Agorai Goes Deep
See a great shirt, sofa or spice rack in that online video clip you watched at lunch?
There’s an app for that. Or more accurately, there’s a company that does ‘smart’ product ads that match video content to live retail opportunities. And it’s coming to an artificial-intelligence platform that will launch later this year.
Agorai, an integrated marketplace for AI tools and the data assets that fuel them, said today that DeepVideo will join its AI marketplace.
“We believe that AI is going to transform many things, but one of the most untapped potential sources of business improvement is the use of machine vision to understand contextual awareness of what people are seeing, and react accordingly,” Agorai CEO Josh Sutton told Markets Media. “DeepVideo is at the forefront of that.”
A key point is that the advertising is seamlessly embedded in content that people want to watch, rather than in discrete chunks that people don’t want to watch.
“DeepVideo is changing the advertising experience from something that is frustrating, to something that is helpful,” Sutton said. “They are enabling people to leverage AI to purchase clothing and products they want and when they want them, based on what they’re seeing in real time.”
Sutton said smart product ads are similar conceptually to Amazon’s X-Ray, which instantly provides extra information about actors and songs in, and trivia about, movies and television shows. The market is massive — more than 500 million hours of videos are watched on YouTube each day, according to 2017 industry research.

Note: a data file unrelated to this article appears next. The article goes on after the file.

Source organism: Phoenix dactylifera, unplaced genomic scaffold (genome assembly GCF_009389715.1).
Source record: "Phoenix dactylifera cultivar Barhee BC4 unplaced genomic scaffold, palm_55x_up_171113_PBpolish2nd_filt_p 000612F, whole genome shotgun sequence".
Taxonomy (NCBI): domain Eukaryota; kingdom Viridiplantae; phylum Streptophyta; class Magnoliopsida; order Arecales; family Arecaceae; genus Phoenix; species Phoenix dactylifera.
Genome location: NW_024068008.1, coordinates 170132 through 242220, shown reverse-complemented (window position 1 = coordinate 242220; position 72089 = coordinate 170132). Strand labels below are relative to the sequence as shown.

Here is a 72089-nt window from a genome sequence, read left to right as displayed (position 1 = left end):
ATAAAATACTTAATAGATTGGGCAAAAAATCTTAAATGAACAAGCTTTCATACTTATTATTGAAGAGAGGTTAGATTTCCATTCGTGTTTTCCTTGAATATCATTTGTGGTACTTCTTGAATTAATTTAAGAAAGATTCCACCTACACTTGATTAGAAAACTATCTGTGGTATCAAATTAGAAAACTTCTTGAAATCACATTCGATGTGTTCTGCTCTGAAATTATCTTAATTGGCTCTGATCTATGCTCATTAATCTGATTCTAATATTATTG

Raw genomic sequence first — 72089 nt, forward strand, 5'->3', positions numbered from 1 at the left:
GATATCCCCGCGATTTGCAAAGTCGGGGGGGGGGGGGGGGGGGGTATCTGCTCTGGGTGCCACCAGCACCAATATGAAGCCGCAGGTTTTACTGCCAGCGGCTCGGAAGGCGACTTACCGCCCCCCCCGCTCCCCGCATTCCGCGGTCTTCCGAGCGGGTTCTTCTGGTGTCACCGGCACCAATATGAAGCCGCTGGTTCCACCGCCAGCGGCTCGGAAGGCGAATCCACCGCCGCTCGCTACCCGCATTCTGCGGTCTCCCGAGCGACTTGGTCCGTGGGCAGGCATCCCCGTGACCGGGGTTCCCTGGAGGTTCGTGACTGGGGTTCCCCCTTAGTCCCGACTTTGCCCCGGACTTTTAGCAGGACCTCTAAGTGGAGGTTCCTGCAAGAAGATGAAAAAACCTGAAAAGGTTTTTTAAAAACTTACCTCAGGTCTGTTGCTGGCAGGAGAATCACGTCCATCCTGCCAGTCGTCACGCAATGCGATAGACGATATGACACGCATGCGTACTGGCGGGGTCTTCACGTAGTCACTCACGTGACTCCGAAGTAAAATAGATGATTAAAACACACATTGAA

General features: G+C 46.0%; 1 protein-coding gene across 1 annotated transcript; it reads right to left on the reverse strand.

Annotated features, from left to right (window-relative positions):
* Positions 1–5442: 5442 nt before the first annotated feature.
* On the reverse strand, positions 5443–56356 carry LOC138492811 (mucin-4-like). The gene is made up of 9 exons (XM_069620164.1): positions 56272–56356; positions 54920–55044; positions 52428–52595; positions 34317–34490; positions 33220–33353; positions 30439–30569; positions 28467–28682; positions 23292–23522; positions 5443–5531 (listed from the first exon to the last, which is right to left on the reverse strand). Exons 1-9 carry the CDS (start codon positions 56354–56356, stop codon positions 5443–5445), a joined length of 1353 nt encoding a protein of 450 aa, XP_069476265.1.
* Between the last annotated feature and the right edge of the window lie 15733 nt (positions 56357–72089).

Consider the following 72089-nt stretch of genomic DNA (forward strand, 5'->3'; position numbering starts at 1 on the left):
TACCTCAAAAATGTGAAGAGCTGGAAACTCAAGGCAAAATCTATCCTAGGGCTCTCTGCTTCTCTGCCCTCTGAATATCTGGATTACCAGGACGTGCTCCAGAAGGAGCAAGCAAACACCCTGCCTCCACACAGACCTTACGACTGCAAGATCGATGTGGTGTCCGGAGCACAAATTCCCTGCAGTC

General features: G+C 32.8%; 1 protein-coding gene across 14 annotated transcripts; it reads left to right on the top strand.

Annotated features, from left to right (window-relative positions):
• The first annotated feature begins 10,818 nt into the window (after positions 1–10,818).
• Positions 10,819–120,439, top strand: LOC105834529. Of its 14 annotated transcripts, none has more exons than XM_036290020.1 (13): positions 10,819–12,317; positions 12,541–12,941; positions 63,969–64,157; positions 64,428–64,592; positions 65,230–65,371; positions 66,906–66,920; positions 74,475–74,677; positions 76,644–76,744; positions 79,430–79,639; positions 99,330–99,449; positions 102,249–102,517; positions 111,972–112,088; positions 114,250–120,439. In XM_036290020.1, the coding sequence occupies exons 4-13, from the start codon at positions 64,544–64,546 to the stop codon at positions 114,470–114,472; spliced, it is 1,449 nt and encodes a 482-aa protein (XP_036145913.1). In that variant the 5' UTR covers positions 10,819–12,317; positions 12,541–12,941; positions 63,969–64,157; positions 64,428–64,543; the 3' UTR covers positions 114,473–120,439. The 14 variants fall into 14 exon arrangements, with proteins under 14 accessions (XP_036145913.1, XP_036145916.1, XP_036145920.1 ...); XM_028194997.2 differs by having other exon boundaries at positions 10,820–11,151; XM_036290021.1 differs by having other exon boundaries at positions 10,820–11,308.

“By offering contextual video advertising, we enable consumers to easily view and purchase products that are actually relevant and interesting to them,” DeepVideo CEO John Ivarone said in a release. “The Agorai AI Marketplace opens up a new distribution channel for our technology…We are pleased to be one of the first companies making our applications available on the platform.”
DeepVideo’s services are not tailored to financial services specifically, but there are takeaways for the industry, according to Sutton.
“Video, both published and individually created, is becoming the dominant form of communication,” Sutton said. “AI enables the analytics of that. So while this particular use case happens to be more geared toward retail spending, the same implications of what you can do with machine vision for understanding behaviors, understanding what people are wearing, and understanding how different brands and products are doing, are very applicable.”
With Eugene Kanevsky, James Redbourn, and Joanna Wong, CLSA
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